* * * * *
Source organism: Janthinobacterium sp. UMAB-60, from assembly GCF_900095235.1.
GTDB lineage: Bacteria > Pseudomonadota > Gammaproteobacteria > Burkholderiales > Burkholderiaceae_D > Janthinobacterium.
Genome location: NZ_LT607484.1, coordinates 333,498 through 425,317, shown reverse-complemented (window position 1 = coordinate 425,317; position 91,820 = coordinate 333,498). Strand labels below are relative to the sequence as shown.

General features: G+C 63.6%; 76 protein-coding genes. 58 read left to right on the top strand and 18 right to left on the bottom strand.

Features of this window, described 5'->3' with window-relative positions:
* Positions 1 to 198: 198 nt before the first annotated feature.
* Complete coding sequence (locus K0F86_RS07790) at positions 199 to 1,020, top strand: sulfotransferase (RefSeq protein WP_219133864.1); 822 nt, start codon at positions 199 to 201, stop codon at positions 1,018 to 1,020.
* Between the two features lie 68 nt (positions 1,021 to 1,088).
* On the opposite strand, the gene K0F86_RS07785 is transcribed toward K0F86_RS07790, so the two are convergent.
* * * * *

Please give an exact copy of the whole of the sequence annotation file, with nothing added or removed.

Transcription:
Source organism: Janthinobacterium sp. UMAB-60, from assembly GCF_900095235.1.
GTDB lineage: Bacteria > Pseudomonadota > Gammaproteobacteria > Burkholderiales > Burkholderiaceae_D > Janthinobacterium.
Genome location: NZ_LT607484.1, coordinates 333,498 through 425,317, shown reverse-complemented (window position 1 = coordinate 425,317; position 91,820 = coordinate 333,498). Strand labels below are relative to the sequence as shown.

General features: G+C 63.6%; 76 protein-coding genes. 58 read left to right on the top strand and 18 right to left on the bottom strand.

Features of this window, described 5'->3' with window-relative positions:
* Positions 1 to 198: 198 nt before the first annotated feature.
* Complete coding sequence (locus K0F86_RS07790) at positions 199 to 1,020, top strand: sulfotransferase (RefSeq protein WP_219133864.1); 822 nt, start codon at positions 199 to 201, stop codon at positions 1,018 to 1,020.
* Between the two features lie 68 nt (positions 1,021 to 1,088).
* On the opposite strand, the gene K0F86_RS07785 is transcribed toward K0F86_RS07790, so the two are convergent.